European Court orders Azerbaijan to provide detained economist with medical assistance, in latest case regarding care of political prisoners

31 Январь 2024
European Court orders Azerbaijan to provide detained economist with medical assistance, in latest case regarding care of political prisoners

On 5 September 2023, the European Court of Human Rights (ECtHR) ordered Azerbaijan’s Government to take urgent measures to protect the health of Gubad Ibadoghlu, an economist and government critic who it detained in July.

The Court’s decision follows a Rule 39 request, submitted by EHRAC and our partner lawyer Zibeyde Sadigova, following a dramatic deterioration in Ibadoghlu’s health since he was placed in pre-trial detention on politically-motivated charges.

Prior to our request, Ibadoghlu had been refused access to an independent doctor. He had run out of vital medication which was supplied by his family, and was denied appropriate treatment for his chronic health conditions. He had developed a number of serious new health conditions while in detention.

Following the Court’s decision, the Azerbaijani authorities arranged for medical examinations to establish the state of Ibadoghlu’s health – specifically whether he was suffering from a heart condition – and improved monitoring of his health in prison.

Toby Collis, Lawyer, EHRAC, said: “In granting our request for interim measures, the Court recognised that Azerbaijan’s treatment of Gubad Ibadoghlu, a vocal critic of the government facing spurious charges, had failed to take account of the serious health conditions from which he suffers, putting him at risk of inhuman and degrading treatment.

“While the Court’s decision is welcome in terms of safeguarding Gubad’s health, this case provides further evidence of Azerbaijan’s recent record of mistreating political prisoners, which it must address.”

Since the Court’s Rule 39 ruling, EHRAC, with its domestic partners Zibeyda Sadigova, Shahla Humbatova and Samed Rahimli have submitted two applications to the Court. Our first application relates to Ibadoglu’s lack of medical treatment in detention – which we argued amounted to inhuman treatment – and the lack of effective remedies to improve his medical care in custody. Our second application relates to his arrest and detention – we argued this was arbitrary and for an improper purpose (silencing him), and that the searches of his office and house were illegal and violated his right to private life.

Azerbaijan’s detention of Gubad Ibadoghlu

Gubad Ibadoghlu is the Chairman of the Azerbaijani Democracy and Prosperity Movement. He has worked for the United Nations and World Bank, and has held academic positions in Poland, Hungary, the UK and the United States. His academic research focuses on the extractive industries and the links between corruption and authoritarianism. He has lived in exile since 2015, having been threatened with criminal investigation following a 2014 crackdown on civil society groups.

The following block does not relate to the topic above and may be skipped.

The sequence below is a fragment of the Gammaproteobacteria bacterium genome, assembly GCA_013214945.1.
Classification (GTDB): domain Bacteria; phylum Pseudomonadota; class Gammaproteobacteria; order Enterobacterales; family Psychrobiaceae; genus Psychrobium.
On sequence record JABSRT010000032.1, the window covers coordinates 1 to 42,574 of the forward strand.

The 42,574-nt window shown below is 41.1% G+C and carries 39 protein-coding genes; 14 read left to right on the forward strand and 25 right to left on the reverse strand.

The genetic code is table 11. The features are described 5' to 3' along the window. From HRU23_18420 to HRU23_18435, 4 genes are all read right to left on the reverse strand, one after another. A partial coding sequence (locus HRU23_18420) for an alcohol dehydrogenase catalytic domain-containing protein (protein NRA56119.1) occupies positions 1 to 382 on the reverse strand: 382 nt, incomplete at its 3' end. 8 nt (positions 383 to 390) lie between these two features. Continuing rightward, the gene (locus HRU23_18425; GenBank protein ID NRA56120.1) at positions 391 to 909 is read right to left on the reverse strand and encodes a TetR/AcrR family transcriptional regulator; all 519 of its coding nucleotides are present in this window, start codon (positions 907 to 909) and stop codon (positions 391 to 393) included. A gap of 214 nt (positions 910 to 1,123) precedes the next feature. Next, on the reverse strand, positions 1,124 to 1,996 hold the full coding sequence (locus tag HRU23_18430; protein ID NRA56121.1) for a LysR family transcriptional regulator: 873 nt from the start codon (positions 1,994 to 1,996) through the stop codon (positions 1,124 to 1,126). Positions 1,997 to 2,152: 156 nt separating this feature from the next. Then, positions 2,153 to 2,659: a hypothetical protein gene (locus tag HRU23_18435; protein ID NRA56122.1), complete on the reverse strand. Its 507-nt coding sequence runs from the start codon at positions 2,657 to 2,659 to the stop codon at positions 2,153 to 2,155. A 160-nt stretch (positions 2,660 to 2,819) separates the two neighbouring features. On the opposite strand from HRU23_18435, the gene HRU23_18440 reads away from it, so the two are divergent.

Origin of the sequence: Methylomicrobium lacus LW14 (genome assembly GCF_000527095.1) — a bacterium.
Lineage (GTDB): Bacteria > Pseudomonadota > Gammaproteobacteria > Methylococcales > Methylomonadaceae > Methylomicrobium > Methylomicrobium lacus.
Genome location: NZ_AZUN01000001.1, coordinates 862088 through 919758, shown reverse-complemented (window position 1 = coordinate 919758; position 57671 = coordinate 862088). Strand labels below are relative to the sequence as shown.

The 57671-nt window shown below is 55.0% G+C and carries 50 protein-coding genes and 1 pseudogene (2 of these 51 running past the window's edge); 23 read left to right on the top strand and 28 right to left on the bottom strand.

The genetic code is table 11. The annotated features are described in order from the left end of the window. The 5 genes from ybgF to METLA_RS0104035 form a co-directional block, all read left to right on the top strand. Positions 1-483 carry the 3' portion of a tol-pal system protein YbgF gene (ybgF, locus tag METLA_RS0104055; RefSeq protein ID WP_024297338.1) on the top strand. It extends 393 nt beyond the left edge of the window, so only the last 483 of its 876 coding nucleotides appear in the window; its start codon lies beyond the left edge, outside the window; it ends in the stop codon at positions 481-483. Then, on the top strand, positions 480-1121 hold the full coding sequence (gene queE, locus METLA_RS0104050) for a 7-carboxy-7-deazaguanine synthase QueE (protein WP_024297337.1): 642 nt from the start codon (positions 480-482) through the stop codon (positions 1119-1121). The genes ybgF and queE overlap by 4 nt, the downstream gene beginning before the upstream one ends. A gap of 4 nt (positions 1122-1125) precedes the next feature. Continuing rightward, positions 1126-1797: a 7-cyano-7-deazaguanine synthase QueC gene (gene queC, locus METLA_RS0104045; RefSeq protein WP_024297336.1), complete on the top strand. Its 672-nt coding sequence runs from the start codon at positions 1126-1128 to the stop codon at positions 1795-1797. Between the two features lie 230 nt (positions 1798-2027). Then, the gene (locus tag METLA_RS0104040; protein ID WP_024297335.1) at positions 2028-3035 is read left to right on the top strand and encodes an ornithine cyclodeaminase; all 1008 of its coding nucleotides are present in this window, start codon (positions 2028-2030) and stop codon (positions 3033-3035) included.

In June 2023, Ibadoghlu returned to Azerbaijan to visit his sick mother – his first visit to the country in two years. Shortly before visiting, he announced the creation of the Azerbaijan Youth Education Foundation, a UK-based charity which aims to provide scholarships to students from the country. Ibadoghlu said that the scholarships would, in part, be funded by the recovery of money stolen from the Azerbaijani people and economy by Azerbaijani nationals.

On 23 July, Ibadoghlu and his wife set out to drive to the city of Sumgayit, 30 kilometres north of Baku, to meet activists. The couple were followed by four cars, one of which rammed their vehicle. Around 20 plain-clothed police officers then forced the couple into police cars.

Ibadoghlu was accused of supplying counterfeit US dollars to a man, Anar Aliyev, who had been detained by police two days earlier. A search that evening of an office owned by Ibadoghlu resulted in the ‘discovery’ of a bag which the authorities claimed contained counterfeit currency.

The following day, Ibadoghlu was charged with the production, acquisition or sale of counterfeit money by an organised group. Ibadoghlu has denied the charges, says he has never met Aliyev, and believes the counterfeit currency was planted, adding that he hadn’t used that office for years. If convicted, he could face a prison sentence of up to 12 years. He was later charged with possession of extremist materials, allegedly related to the works of Fethullah Gülen, the Turkish opposition figure. He denies ever possessing these materials.